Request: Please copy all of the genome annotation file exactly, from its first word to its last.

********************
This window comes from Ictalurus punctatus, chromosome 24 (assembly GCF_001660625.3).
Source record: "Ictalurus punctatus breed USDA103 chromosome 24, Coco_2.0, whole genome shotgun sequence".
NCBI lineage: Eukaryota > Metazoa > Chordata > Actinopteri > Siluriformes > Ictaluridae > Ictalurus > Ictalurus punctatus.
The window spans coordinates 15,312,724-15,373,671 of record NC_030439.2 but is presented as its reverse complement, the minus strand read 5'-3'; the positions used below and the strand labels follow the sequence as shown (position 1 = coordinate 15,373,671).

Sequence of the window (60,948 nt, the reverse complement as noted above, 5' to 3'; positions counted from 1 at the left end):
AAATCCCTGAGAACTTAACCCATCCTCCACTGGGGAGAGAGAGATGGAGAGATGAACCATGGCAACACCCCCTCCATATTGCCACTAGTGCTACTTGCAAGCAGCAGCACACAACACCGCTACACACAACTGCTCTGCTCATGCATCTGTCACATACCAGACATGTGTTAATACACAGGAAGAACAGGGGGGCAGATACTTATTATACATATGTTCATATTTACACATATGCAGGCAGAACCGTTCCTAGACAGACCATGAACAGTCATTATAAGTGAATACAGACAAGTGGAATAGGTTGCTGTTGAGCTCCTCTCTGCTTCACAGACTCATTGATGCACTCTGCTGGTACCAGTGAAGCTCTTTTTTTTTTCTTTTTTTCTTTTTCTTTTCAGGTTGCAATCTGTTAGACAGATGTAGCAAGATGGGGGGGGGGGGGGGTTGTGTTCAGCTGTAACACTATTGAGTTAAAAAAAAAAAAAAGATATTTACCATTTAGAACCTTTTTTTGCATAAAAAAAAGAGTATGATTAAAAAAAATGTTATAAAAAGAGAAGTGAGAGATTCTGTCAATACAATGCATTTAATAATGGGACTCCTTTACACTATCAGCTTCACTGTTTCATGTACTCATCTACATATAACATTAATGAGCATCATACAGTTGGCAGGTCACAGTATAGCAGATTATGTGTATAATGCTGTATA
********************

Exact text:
This window comes from Ictalurus punctatus, chromosome 24 (assembly GCF_001660625.3).
Source record: "Ictalurus punctatus breed USDA103 chromosome 24, Coco_2.0, whole genome shotgun sequence".
NCBI lineage: Eukaryota > Metazoa > Chordata > Actinopteri > Siluriformes > Ictaluridae > Ictalurus > Ictalurus punctatus.
The window spans coordinates 15,312,724-15,373,671 of record NC_030439.2 but is presented as its reverse complement, the minus strand read 5'-3'; the positions used below and the strand labels follow the sequence as shown (position 1 = coordinate 15,373,671).

Sequence of the window (60,948 nt, the reverse complement as noted above, 5' to 3'; positions counted from 1 at the left end):
AAATCCCTGAGAACTTAACCCATCCTCCACTGGGGAGAGAGAGATGGAGAGATGAACCATGGCAACACCCCCTCCATATTGCCACTAGTGCTACTTGCAAGCAGCAGCACACAACACCGCTACACACAACTGCTCTGCTCATGCATCTGTCACATACCAGACATGTGTTAATACACAGGAAGAACAGGGGGGCAGATACTTATTATACATATGTTCATATTTACACATATGCAGGCAGAACCGTTCCTAGACAGACCATGAACAGTCATTATAAGTGAATACAGACAAGTGGAATAGGTTGCTGTTGAGCTCCTCTCTGCTTCACAGACTCATTGATGCACTCTGCTGGTACCAGTGAAGCTCTTTTTTTTTTCTTTTTTTCTTTTTCTTTTCAGGTTGCAATCTGTTAGACAGATGTAGCAAGATGGGGGGGGGGGGGGGTTGTGTTCAGCTGTAACACTATTGAGTTAAAAAAAAAAAAAAGATATTTACCATTTAGAACCTTTTTTTGCATAAAAAAAAGAGTATGATTAAAAAAAATGTTATAAAAAGAGAAGTGAGAGATTCTGTCAATACAATGCATTTAATAATGGGACTCCTTTACACTATCAGCTTCACTGTTTCATGTACTCATCTACATATAACATTAATGAGCATCATACAGTTGGCAGGTCACAGTATAGCAGATTATGTGTATAATGCTGTATA